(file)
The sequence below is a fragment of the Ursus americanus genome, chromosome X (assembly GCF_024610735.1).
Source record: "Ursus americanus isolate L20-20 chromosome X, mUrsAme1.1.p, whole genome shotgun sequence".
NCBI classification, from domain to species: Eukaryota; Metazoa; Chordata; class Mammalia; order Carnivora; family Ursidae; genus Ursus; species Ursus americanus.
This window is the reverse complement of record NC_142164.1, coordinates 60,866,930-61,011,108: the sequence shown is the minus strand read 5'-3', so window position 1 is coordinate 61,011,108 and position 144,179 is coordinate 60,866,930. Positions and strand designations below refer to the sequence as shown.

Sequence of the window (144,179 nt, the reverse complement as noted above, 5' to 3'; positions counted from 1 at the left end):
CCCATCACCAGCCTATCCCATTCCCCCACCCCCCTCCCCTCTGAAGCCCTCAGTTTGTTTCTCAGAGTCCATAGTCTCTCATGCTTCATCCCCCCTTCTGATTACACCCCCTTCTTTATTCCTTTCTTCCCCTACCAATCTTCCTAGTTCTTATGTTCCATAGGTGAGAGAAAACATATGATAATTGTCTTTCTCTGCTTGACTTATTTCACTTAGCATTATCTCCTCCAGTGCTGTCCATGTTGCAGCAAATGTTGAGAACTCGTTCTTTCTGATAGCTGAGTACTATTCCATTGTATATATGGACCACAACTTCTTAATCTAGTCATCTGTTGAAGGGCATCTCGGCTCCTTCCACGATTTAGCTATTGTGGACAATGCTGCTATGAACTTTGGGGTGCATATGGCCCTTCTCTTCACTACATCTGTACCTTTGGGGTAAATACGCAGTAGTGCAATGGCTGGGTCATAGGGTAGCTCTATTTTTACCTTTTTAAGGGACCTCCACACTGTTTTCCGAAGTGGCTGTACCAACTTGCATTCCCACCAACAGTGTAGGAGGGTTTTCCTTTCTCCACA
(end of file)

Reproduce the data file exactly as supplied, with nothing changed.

The sequence below is a fragment of the Ursus americanus genome, chromosome X (assembly GCF_024610735.1).
Source record: "Ursus americanus isolate L20-20 chromosome X, mUrsAme1.1.p, whole genome shotgun sequence".
NCBI classification, from domain to species: Eukaryota; Metazoa; Chordata; class Mammalia; order Carnivora; family Ursidae; genus Ursus; species Ursus americanus.
This window is the reverse complement of record NC_142164.1, coordinates 60,866,930-61,011,108: the sequence shown is the minus strand read 5'-3', so window position 1 is coordinate 61,011,108 and position 144,179 is coordinate 60,866,930. Positions and strand designations below refer to the sequence as shown.

Sequence of the window (144,179 nt, the reverse complement as noted above, 5' to 3'; positions counted from 1 at the left end):
CCCATCACCAGCCTATCCCATTCCCCCACCCCCCTCCCCTCTGAAGCCCTCAGTTTGTTTCTCAGAGTCCATAGTCTCTCATGCTTCATCCCCCCTTCTGATTACACCCCCTTCTTTATTCCTTTCTTCCCCTACCAATCTTCCTAGTTCTTATGTTCCATAGGTGAGAGAAAACATATGATAATTGTCTTTCTCTGCTTGACTTATTTCACTTAGCATTATCTCCTCCAGTGCTGTCCATGTTGCAGCAAATGTTGAGAACTCGTTCTTTCTGATAGCTGAGTACTATTCCATTGTATATATGGACCACAACTTCTTAATCTAGTCATCTGTTGAAGGGCATCTCGGCTCCTTCCACGATTTAGCTATTGTGGACAATGCTGCTATGAACTTTGGGGTGCATATGGCCCTTCTCTTCACTACATCTGTACCTTTGGGGTAAATACGCAGTAGTGCAATGGCTGGGTCATAGGGTAGCTCTATTTTTACCTTTTTAAGGGACCTCCACACTGTTTTCCGAAGTGGCTGTACCAACTTGCATTCCCACCAACAGTGTAGGAGGGTTTTCCTTTCTCCACA